Rare Tumours

A number of patients with 'rare abdominal tumours' are referred to The Colorectal and Peritoneal Oncology Centre at The Christie every year.

One such rare tumour is urachal cancer, which occurs in the urachus, a ligament between the bladder and bellybutton. example is peritoneal mesothelioma, which is a cancer of the lining of the abdomen. This tends to grow and cause symptoms due to pressure on abdominal organs. These types of tumours are assessed on a case by case basis by our team of experts. To avoid delay, patients with peritoneal mesothelioma should be referred to directly to the Basingstoke Peritoneal Malignancy Team, which is funded to perform this surgery.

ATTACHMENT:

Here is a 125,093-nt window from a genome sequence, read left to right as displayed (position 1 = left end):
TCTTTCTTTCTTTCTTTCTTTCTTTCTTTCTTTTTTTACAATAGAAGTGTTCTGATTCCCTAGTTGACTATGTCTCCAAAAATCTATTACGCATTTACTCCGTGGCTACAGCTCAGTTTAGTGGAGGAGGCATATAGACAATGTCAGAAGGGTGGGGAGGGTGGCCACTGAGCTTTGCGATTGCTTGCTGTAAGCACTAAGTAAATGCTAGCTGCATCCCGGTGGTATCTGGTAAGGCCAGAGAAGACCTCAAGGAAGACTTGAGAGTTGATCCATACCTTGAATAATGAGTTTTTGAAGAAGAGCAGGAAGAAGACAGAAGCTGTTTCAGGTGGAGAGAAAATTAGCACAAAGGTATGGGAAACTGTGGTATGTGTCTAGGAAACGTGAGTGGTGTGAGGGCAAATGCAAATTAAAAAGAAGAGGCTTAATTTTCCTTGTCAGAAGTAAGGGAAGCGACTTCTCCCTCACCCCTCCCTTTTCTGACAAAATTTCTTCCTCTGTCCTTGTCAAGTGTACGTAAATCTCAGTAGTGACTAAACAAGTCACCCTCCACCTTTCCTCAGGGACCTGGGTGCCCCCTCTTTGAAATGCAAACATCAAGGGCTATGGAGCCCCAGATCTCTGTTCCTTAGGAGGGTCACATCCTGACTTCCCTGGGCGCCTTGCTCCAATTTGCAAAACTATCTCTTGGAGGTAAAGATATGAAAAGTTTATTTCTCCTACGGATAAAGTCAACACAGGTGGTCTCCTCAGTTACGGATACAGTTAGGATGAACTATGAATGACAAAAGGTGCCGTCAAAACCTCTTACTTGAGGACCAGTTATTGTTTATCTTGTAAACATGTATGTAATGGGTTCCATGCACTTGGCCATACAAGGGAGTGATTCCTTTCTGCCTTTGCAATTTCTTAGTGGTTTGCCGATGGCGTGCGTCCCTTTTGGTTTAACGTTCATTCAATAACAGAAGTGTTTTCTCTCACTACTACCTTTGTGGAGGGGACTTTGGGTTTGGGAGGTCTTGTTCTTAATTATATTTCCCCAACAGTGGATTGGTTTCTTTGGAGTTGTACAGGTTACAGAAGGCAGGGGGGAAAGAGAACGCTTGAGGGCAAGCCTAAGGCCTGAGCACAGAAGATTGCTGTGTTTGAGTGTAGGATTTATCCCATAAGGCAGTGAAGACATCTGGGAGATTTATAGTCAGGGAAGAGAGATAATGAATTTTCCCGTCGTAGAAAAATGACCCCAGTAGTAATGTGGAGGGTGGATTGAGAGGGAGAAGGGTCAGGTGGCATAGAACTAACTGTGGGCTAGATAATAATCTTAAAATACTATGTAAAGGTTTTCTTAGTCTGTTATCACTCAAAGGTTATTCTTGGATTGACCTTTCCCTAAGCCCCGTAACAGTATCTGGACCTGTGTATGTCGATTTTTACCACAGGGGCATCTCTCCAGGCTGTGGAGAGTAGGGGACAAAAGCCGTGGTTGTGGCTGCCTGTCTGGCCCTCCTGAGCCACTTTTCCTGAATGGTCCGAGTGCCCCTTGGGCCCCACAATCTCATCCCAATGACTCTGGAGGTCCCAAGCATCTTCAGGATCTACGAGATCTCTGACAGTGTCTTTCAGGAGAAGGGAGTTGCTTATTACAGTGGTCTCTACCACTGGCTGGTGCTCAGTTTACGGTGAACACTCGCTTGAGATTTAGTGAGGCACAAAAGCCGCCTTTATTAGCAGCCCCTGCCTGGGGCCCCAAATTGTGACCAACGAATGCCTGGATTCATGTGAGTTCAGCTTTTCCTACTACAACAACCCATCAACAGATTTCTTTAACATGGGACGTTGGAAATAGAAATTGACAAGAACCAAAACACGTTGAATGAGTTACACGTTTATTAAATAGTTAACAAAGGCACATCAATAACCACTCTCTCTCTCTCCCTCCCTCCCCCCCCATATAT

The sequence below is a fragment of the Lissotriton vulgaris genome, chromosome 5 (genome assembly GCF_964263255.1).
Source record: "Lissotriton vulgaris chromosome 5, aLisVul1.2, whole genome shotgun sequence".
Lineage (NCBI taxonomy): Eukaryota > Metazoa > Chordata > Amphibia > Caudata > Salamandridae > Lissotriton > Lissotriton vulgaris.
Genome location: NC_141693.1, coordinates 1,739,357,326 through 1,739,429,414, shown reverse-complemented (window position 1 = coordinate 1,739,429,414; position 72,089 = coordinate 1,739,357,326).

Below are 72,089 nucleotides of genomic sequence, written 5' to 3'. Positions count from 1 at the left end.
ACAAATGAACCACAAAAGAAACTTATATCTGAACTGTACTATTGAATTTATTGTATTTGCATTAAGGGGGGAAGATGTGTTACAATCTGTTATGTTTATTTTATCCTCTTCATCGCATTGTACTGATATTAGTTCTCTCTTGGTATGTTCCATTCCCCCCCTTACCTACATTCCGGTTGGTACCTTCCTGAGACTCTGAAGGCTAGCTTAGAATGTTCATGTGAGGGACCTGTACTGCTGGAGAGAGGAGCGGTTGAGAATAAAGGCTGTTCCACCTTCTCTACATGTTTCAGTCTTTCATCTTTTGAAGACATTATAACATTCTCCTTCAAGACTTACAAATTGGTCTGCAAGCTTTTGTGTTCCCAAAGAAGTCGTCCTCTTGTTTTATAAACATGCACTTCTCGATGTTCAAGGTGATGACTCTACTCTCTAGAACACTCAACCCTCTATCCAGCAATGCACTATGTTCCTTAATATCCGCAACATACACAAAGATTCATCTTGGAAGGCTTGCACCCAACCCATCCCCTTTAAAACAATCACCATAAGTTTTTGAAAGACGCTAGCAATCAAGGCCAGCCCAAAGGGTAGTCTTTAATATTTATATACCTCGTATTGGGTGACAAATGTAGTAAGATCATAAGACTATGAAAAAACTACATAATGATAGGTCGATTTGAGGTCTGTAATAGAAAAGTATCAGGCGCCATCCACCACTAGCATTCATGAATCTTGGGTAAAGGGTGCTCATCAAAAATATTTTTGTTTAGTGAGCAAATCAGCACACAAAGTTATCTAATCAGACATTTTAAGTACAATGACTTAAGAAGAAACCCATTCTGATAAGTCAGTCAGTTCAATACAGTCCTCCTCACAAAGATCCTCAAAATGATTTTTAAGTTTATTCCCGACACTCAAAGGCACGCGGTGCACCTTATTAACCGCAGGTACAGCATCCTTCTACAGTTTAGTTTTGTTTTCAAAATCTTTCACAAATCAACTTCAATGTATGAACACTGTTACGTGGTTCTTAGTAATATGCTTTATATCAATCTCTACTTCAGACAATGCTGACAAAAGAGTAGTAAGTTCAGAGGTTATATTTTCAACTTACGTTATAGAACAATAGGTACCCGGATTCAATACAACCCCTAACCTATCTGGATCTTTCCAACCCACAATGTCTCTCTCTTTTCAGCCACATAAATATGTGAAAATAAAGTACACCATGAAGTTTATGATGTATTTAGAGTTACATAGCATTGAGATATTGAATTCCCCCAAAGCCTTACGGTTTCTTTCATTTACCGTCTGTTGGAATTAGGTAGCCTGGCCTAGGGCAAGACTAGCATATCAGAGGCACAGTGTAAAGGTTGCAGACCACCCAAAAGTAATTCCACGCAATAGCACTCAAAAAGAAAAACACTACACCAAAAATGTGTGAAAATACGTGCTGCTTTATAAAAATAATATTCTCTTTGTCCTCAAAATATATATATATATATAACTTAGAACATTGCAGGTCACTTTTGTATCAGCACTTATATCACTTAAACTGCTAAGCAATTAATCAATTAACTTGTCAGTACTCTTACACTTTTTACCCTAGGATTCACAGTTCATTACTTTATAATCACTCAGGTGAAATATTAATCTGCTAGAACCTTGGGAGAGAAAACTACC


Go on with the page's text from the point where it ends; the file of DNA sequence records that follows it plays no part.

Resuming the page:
Cancers of unknown origin

Patients are often referred to us with abdominal cancers that are thought to have spread from elsewhere, but the site of where they started is not known. Investigations that patients may have had include tumour market blood tests, scans (Ultrasound, CT, MRI, PET) and attempts to get a tissue sample. These types of tumours are assessed on a case by case basis by our team of experts.

;